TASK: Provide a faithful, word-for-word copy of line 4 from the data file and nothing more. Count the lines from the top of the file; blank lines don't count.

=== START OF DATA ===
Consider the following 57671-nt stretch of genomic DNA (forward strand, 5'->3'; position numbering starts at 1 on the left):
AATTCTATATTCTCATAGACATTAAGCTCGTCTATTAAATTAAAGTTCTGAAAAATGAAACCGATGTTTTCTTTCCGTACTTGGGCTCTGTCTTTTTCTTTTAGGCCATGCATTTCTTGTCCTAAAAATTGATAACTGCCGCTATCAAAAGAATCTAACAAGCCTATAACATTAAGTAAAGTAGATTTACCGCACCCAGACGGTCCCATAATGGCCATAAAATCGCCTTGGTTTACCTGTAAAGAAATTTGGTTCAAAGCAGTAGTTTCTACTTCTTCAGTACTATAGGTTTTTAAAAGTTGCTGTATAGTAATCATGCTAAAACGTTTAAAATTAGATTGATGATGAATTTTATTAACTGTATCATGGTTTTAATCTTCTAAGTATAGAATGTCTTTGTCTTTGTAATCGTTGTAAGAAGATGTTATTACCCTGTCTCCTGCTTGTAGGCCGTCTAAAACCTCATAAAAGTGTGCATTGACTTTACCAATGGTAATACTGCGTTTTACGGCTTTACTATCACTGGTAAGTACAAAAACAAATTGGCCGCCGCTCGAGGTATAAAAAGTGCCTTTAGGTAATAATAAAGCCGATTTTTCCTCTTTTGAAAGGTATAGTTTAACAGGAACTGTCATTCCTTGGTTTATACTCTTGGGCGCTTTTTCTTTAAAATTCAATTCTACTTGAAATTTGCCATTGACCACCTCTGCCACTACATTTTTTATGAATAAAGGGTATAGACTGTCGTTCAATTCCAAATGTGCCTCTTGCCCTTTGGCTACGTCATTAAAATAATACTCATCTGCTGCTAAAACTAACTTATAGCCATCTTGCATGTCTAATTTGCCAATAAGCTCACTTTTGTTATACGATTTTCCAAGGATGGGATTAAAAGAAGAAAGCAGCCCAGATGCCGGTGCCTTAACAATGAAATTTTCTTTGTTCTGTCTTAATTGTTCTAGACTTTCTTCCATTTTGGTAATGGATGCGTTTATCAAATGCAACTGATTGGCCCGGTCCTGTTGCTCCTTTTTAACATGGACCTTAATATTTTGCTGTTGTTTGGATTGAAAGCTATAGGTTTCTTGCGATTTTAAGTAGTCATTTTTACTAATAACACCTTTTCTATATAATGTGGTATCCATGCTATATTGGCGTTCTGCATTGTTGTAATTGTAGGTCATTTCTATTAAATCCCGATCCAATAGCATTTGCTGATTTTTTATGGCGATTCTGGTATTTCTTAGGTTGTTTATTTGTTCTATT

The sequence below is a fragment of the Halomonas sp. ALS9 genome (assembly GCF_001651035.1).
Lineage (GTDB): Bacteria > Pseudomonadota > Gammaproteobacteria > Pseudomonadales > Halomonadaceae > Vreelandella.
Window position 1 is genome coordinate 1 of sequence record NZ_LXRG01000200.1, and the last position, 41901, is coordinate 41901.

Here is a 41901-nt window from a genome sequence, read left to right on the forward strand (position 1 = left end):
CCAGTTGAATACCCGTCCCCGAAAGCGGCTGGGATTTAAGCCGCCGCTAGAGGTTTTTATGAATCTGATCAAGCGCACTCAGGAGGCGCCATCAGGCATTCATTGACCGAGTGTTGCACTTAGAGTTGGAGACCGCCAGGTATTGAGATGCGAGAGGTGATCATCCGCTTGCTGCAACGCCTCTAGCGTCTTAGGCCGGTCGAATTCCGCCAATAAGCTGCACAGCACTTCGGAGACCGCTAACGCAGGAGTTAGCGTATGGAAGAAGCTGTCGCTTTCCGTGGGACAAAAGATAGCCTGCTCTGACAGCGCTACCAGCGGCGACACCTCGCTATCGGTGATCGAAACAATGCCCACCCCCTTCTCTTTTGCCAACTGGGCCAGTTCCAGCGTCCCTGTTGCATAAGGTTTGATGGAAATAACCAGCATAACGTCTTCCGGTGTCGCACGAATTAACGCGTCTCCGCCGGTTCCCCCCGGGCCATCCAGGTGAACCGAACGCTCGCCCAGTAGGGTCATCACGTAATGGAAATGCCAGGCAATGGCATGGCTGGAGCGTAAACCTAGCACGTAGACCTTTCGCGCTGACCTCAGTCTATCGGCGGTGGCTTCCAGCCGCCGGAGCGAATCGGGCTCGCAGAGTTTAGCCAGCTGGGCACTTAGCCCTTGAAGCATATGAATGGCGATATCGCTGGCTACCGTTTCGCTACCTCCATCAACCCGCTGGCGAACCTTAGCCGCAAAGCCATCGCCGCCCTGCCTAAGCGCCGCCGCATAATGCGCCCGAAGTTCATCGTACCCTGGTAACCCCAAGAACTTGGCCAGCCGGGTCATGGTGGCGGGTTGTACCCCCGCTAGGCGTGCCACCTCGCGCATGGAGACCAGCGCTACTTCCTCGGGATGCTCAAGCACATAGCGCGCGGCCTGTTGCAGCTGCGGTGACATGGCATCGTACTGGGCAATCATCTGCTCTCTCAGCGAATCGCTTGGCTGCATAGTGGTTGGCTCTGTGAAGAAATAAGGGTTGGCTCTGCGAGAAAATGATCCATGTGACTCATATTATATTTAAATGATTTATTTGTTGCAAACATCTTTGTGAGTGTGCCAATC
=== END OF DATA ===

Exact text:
Lineage (GTDB): Bacteria > Pseudomonadota > Gammaproteobacteria > Pseudomonadales > Halomonadaceae > Vreelandella.